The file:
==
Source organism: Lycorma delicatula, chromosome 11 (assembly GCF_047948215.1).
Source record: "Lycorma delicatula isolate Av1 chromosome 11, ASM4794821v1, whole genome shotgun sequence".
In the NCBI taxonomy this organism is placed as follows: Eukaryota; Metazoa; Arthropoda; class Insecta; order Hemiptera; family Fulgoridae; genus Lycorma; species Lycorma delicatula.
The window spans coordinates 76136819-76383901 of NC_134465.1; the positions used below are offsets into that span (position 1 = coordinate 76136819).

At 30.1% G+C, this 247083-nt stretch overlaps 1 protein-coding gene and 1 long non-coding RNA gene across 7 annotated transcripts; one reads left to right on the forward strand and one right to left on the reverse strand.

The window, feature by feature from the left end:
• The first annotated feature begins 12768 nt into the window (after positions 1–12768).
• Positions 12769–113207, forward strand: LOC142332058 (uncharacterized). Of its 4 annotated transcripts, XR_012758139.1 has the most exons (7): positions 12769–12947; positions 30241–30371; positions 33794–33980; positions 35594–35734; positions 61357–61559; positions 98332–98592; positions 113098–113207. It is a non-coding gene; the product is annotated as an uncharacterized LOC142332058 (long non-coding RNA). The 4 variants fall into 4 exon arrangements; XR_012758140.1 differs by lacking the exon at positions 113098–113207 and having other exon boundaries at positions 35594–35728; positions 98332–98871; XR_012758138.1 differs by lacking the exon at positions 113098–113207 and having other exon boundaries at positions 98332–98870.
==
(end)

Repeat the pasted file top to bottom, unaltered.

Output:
Source organism: Lycorma delicatula, chromosome 11 (assembly GCF_047948215.1).
Source record: "Lycorma delicatula isolate Av1 chromosome 11, ASM4794821v1, whole genome shotgun sequence".
In the NCBI taxonomy this organism is placed as follows: Eukaryota; Metazoa; Arthropoda; class Insecta; order Hemiptera; family Fulgoridae; genus Lycorma; species Lycorma delicatula.
The window spans coordinates 76136819-76383901 of NC_134465.1; the positions used below are offsets into that span (position 1 = coordinate 76136819).

At 30.1% G+C, this 247083-nt stretch overlaps 1 protein-coding gene and 1 long non-coding RNA gene across 7 annotated transcripts; one reads left to right on the forward strand and one right to left on the reverse strand.

The window, feature by feature from the left end:
• The first annotated feature begins 12768 nt into the window (after positions 1–12768).
• Positions 12769–113207, forward strand: LOC142332058 (uncharacterized). Of its 4 annotated transcripts, XR_012758139.1 has the most exons (7): positions 12769–12947; positions 30241–30371; positions 33794–33980; positions 35594–35734; positions 61357–61559; positions 98332–98592; positions 113098–113207. It is a non-coding gene; the product is annotated as an uncharacterized LOC142332058 (long non-coding RNA). The 4 variants fall into 4 exon arrangements; XR_012758140.1 differs by lacking the exon at positions 113098–113207 and having other exon boundaries at positions 35594–35728; positions 98332–98871; XR_012758138.1 differs by lacking the exon at positions 113098–113207 and having other exon boundaries at positions 98332–98870.